Nearby alien planet may have Earthlike oceans of water
Water water everywhere, nor any drop to drink:
Scientists have discovered that an Earth-like planet just 40 light years away is rich in water. The discovery was made using a technique that could help us detect signs of life on distant planets.
Gliese 1214b is a "super Earth" meaning it is larger than our planet, in this case as much as 2.7 times larger. That probably makes the planet unsuitable for human habitation, since gravity would exert more much force on your body than on Earth, however the planet now becomes a candidate for life, and one day, in the distant future, could serve as a waystation for spacefaring humans.
Scientists have known about the planet since 2009. Recently a Japanese team used the Subaru Telescope to catch a phenomenon called "Rayleigh Scattering" and determine the composition of its atmosphere. This phenomenon is the result of light particles being scattered by molecules in the planet's atmosphere. Scientists can now detect this scattering of light and analyze it to determine the composition of the planet's atmosphere.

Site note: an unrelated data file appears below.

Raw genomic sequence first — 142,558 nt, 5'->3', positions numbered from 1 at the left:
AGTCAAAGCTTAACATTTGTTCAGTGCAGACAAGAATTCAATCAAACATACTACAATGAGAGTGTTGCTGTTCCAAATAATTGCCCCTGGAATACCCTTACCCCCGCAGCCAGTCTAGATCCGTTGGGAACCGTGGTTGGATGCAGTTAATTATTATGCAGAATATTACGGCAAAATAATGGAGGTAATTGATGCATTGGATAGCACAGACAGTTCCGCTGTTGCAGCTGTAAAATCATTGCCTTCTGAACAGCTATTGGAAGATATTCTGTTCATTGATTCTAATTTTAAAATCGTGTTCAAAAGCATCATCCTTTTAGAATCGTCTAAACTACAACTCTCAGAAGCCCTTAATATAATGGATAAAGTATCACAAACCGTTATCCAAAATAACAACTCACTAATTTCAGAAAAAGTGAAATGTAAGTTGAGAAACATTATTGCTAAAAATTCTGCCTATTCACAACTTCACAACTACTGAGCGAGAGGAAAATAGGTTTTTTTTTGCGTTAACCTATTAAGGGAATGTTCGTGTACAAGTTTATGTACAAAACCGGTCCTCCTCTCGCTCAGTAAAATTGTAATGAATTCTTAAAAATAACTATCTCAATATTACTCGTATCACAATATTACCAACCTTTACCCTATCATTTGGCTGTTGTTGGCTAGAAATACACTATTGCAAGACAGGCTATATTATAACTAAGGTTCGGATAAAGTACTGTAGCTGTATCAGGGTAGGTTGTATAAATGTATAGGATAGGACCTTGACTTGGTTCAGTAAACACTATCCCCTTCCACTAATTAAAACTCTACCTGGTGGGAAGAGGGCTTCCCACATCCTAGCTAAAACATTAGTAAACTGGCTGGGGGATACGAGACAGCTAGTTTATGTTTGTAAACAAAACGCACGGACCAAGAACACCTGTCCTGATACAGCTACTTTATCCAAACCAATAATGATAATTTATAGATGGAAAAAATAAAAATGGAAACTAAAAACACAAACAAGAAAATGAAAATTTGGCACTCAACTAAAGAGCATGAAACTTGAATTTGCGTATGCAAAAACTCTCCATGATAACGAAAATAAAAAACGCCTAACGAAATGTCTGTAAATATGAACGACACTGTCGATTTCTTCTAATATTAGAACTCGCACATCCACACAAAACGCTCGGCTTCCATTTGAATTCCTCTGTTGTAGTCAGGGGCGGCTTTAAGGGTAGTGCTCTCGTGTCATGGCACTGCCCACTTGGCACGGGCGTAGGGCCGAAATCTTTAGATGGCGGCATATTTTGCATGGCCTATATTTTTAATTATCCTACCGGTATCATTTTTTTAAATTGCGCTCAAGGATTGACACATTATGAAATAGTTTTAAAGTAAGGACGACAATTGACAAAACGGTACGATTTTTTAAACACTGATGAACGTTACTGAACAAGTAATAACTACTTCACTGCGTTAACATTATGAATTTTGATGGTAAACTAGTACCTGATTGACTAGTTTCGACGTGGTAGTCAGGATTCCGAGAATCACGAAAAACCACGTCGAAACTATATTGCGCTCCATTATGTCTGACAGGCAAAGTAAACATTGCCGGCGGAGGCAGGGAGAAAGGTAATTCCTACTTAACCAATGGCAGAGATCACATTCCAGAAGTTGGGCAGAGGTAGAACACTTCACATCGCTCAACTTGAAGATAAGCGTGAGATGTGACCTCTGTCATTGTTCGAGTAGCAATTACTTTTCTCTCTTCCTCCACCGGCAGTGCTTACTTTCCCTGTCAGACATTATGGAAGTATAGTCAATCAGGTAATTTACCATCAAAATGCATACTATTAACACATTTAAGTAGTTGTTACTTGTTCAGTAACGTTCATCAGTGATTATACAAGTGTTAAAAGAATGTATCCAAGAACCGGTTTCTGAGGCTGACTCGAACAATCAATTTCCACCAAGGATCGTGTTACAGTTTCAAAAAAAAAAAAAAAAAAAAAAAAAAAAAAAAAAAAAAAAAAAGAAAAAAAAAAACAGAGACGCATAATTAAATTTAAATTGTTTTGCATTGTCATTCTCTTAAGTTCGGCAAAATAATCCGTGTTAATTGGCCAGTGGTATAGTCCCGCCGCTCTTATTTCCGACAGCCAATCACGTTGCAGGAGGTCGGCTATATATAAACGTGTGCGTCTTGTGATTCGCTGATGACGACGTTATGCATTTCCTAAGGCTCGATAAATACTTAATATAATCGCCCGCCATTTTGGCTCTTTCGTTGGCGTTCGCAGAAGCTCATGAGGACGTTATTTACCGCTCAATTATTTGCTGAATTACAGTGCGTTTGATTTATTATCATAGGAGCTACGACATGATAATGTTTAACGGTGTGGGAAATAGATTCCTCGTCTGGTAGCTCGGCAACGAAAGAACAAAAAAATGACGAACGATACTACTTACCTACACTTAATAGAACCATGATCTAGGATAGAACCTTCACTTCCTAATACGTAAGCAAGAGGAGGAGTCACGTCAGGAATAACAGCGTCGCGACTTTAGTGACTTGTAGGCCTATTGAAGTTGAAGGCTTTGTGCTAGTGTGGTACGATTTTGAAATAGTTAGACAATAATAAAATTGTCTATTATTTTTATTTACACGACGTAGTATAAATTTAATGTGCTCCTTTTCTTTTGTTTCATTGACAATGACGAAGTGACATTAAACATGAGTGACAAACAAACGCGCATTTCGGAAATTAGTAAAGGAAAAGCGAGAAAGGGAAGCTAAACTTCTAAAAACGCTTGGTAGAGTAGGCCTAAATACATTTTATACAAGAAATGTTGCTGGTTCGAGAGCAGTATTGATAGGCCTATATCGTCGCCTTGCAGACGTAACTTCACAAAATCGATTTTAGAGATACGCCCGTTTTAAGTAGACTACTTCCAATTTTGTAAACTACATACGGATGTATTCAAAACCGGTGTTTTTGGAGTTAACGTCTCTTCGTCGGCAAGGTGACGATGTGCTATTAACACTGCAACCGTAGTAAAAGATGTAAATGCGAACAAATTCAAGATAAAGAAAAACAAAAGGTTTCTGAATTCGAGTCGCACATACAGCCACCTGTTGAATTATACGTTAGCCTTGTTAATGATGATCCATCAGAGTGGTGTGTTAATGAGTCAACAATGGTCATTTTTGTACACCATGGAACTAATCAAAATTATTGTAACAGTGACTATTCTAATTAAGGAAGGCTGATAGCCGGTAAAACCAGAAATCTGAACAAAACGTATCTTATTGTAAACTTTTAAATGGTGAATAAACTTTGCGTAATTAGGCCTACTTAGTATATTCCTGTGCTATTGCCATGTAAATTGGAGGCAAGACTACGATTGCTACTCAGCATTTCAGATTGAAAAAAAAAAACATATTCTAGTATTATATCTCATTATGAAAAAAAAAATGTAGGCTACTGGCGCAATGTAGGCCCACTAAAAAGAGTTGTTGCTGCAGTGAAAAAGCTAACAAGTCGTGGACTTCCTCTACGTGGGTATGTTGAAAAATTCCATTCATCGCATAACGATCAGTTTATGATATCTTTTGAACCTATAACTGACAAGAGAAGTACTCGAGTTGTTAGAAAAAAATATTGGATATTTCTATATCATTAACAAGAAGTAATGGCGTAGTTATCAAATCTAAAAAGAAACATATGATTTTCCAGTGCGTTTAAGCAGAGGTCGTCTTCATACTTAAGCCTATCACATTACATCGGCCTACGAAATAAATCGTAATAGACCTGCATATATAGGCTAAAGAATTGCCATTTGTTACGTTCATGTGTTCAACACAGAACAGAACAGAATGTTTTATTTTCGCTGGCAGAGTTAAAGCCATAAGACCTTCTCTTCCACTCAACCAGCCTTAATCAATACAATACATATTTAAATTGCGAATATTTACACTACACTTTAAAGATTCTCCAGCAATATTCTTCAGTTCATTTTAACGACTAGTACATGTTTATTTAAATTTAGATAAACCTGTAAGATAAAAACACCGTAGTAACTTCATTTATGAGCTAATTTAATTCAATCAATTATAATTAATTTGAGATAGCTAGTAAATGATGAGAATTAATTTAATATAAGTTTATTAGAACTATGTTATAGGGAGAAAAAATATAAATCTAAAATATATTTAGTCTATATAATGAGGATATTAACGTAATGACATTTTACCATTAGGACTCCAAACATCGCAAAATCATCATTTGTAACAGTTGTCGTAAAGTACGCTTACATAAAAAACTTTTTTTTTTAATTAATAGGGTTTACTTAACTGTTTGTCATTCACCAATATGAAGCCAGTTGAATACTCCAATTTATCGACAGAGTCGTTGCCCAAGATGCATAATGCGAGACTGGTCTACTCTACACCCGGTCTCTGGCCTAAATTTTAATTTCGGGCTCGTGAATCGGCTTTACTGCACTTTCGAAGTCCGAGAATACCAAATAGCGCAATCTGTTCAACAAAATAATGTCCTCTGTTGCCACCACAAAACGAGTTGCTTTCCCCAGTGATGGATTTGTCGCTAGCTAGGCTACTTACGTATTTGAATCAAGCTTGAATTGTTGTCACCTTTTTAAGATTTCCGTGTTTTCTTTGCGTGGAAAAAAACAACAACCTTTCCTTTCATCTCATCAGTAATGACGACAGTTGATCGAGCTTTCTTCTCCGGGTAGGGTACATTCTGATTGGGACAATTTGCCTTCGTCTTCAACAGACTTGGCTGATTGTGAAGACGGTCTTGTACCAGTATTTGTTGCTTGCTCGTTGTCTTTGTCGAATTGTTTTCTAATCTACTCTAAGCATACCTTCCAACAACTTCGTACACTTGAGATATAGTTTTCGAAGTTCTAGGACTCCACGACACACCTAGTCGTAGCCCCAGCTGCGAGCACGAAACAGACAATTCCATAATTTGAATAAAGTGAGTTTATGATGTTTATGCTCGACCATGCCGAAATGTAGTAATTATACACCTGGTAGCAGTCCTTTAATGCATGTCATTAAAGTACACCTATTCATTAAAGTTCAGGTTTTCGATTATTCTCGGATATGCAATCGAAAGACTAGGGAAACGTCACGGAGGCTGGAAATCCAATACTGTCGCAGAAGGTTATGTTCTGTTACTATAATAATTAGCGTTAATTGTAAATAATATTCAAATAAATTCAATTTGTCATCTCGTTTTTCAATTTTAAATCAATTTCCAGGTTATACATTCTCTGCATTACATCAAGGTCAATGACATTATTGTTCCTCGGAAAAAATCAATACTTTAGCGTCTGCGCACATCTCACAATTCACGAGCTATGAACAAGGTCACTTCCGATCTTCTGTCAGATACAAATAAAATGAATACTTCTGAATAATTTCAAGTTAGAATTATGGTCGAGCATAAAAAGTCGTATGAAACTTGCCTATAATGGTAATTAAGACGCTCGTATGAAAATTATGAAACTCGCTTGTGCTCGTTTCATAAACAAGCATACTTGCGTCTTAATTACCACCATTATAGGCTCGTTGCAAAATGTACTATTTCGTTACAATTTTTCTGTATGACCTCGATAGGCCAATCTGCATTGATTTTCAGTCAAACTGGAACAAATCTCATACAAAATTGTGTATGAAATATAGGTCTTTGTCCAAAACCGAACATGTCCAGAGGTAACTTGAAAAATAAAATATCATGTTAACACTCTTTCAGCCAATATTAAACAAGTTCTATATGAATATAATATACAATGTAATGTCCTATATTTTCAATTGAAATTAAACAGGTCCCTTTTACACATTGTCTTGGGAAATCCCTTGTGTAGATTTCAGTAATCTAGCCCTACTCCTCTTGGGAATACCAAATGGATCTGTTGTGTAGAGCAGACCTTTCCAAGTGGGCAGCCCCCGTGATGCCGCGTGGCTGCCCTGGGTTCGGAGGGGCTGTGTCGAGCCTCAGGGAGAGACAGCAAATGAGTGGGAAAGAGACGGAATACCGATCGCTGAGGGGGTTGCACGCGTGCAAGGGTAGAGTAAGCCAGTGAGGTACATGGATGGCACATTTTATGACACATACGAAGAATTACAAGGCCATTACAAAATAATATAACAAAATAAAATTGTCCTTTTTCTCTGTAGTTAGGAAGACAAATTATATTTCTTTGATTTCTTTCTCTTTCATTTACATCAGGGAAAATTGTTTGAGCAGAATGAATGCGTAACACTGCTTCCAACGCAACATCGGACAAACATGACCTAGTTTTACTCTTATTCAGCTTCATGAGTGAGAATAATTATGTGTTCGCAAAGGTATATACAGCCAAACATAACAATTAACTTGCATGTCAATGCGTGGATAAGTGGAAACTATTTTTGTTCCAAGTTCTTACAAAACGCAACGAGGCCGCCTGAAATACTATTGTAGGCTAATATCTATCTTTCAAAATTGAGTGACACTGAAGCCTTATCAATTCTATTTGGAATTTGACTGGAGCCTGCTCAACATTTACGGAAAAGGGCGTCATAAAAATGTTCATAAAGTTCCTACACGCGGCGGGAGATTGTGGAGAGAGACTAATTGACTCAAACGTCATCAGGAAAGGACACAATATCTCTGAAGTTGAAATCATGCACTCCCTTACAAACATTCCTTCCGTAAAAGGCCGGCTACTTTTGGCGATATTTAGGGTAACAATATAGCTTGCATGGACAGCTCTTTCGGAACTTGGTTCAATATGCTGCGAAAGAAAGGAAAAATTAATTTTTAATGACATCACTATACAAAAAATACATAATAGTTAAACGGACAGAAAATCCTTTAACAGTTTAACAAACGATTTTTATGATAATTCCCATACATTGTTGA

This method, once perfected, may reveal the first signs of life outside of our solar system. If scientists detect a planet with complex molecules that cannot be naturally explained, then it would be an indicator that life is present.
Likewise, any alien astronomers using the same technique on Earth would know of our presence because of the complex cocktail of pollutants in our atmosphere.
Although scientists are fairly certain Gliese 1214b has water vapor in its atmosphere, much like Earth does, they still need to confirm their results. They will do this with follow-up observations and by comparing their work with those of other teams also studying the planet.
That they have discovered a planet covered mostly with water is news to most people, however it is no great surprise to astronomers. Hydrogen and oxygen both are abundant elements in the universe with hydrogen being the most abundant by far. Naturally, these elements combine making water very common in the universe.
Earth, for example, has water covering about two-thirds of its surface. Astronomers believe that water arrived here after the Earth's creation, delivered by comets which are rich in water ice.
Of course, getting to all that water on Gliese 1214b will not be easy, and even under the most optimistic scenarios, it will probably be centuries, if ever, before humans can get to any significant extraterrestrial water supplies, so we had better take care of what's been provided for us here, on Earth.
While we may not live on a "super Earth" this is still the only Earth we've got, so we had better take care of the air and water that's here, right now.
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